Whole Foods reveals top 10 food trends for 2021
Each year, the Whole Foods Trends Council comprising more than 50 Whole Foods Market team members, including local foragers, regional and global buyers and culinary experts, compile trend predictions based on decades of experience and expertise in product sourcing, studying consumer preferences, and being on the frontlines with emerging and existing brands.
“Food trends are a sign of the times, and our 2021 trends are no exception,” said Sonya Gafsi Oblisk, chief marketing officer at Whole Foods Market.
“There have been radical shifts in consumer habits in 2020. For example, shoppers have found new passions for cooking, they’ve purchased more items related to health and wellness, and more are eating breakfast at home every day compared to pre-COVID.”
See how to try each emerging food trend HERE.
1. ‘Well-being is served’
As the lines blur between the supplement and grocery aisles, Whole Foods anticipates the continued rise of superfoods, probiotics, broths, and sauerkrauts.
“Suppliers are incorporating functional ingredients like vitamin C, mushrooms and adaptogens to foster a calm headspace and support the immune system. For obvious reasons, people want this pronto."
2. ‘Epic breakfast every day’
“With more people working from home, the most important meal is getting the attention it deserves, not just on weekends, but every day,” noted the retailer.
There’s a whole new lineup of innovative products tailored to people paying more attention to what they eat in the morning. Think pancakes on weekdays, sous vide egg bites and even “eggs” made from mung beans (i.e. Just Egg Folded plant-based eggs).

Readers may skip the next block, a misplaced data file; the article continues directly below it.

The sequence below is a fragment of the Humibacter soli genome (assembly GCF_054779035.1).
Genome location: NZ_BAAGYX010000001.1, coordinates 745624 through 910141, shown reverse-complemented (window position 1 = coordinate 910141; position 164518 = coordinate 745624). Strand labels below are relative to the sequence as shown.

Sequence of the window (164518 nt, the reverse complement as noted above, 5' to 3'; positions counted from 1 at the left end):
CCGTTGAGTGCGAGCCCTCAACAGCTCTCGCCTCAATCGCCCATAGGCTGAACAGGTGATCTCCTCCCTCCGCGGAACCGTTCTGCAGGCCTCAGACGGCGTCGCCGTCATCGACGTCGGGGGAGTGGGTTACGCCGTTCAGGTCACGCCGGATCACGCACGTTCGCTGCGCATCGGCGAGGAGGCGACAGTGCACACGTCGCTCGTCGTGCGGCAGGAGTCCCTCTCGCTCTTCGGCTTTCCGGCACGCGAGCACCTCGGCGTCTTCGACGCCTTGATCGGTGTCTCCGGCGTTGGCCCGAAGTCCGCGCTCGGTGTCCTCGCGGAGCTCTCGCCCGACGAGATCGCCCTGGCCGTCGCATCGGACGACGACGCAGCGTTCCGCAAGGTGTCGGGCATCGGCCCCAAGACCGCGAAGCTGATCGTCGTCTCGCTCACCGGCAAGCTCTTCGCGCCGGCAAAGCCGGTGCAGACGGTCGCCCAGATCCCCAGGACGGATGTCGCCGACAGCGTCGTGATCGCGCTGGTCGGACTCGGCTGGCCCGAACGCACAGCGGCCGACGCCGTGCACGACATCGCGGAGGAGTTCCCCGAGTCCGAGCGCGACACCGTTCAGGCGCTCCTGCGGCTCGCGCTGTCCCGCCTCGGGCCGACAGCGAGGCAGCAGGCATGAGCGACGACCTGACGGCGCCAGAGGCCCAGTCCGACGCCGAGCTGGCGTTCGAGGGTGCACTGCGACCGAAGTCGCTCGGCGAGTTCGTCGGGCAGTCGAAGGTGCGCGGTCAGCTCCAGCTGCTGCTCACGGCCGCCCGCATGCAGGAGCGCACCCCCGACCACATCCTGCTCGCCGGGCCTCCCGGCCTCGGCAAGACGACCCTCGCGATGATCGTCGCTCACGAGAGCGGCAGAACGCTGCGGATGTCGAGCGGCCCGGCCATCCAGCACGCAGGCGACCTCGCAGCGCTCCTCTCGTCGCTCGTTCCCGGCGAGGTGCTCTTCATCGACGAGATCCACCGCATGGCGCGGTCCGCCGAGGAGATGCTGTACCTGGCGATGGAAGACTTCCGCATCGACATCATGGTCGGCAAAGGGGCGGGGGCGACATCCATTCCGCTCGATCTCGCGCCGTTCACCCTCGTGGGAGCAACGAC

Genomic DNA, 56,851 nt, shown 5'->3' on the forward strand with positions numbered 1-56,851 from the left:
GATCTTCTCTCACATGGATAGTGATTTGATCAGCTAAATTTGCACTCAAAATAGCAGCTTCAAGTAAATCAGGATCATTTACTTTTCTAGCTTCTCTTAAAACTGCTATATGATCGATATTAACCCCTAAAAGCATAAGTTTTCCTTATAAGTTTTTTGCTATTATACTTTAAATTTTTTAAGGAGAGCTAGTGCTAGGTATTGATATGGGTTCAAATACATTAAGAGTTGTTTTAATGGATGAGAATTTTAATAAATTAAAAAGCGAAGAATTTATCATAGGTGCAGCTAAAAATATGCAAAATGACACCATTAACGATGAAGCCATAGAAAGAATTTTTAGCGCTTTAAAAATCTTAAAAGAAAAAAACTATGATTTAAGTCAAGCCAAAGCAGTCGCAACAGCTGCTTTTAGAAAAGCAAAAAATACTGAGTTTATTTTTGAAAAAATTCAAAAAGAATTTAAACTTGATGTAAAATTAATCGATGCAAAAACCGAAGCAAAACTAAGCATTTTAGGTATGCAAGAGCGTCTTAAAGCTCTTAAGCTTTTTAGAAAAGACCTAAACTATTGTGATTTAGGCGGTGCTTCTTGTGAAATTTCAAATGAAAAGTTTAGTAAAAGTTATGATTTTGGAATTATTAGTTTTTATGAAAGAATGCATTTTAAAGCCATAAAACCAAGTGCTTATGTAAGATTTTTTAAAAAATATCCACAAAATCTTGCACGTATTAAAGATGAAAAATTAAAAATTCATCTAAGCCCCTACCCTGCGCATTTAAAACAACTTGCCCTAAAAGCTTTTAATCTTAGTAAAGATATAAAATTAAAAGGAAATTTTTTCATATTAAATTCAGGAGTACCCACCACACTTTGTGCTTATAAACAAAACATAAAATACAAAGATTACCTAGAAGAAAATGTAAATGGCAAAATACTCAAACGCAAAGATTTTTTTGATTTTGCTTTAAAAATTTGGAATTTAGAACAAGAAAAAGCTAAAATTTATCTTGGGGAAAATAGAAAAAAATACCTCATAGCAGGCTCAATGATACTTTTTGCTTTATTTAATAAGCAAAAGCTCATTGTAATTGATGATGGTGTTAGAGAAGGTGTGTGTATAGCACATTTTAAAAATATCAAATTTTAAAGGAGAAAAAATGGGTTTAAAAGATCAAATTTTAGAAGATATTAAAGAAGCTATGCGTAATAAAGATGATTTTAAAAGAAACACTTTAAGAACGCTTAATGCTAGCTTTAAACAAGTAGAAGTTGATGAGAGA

3. ‘Basics on fire’
With more time in the kitchen, home chefs are looking for hot, new takes on pantry staples, giving rise to new takes on shelf-stable pasta, sauces, and spices.
“Get ready for reimagined classics like hearts of palm pasta, applewood-smoked salt and 'meaty' vegan soup,” predicts Whole Foods.
4. ‘Coffee beyond the mug’
Consumers are getting their coffee fix in more ways including in the form of coffee-flavored bars and granolas, smoothie boosters and booze, and coffee yogurt.
5. ‘Baby food, all grown up’
Baby food is getting a culinary makeover with products featuring a wide range of healthy ingredients from purple carrots to omega-3-rich flaxeeds.
“Thanks to some inspired culinary innovation, parents have never had a wider or richer range of ingredients to choose from,” said Whole Foods.
6. Upcycled foods
Brands and food manufacturers are continuing to find new ways to upycle ingredients that would’ve previously gone to waste, observed Whole Foods.
“We’re seeing a huge rise in packaged products that use neglected and underused parts of an ingredient as a path to reducing food waste. Upcycled foods, made from ingredients that would have otherwise been food waste, help to maximize the energy used to produce, transport and prepare that ingredient.”
7. ‘Oil change’
According to Whole Foods, consumers are branching out from the ubiquitous olive oil and trying a new varieties of cooking oils such as walnut oil, pumpkin seed oil, and sunflower seed oil.
8. ‘Boozed-up booch’
While hard seltzer burst onto the scene in 2018, next year, alcoholic kombuchas will be the next big trend in the beverage aisle, said Whole Foods.
“Hard kombucha checks all the boxes: It’s gluten-free, it’s super bubbly and can be filled with live probiotic cultures.”
9. ‘The mighty chickpea’
“The time has come to think beyond hummus and falafel, and even chickpea pasta. Rich in fiber and plant-based protein, chickpeas are the new cauliflower — popping up in products like chickpea tofu, chickpea flour and even chickpea cereal,” said Whole Foods.
10. ‘Fruit and veggie jerky’
Plant-based innovation has hit the jerky category with brands utilizing a variety of meat-free ingredients from mushrooms to jackfruit dried at the peak freshness to preserve nutrients and flavors.
"If that’s not enough, suppliers are literally spicing things up with finishes of chili, salt, ginger and cacao drizzle," added Whole Foods.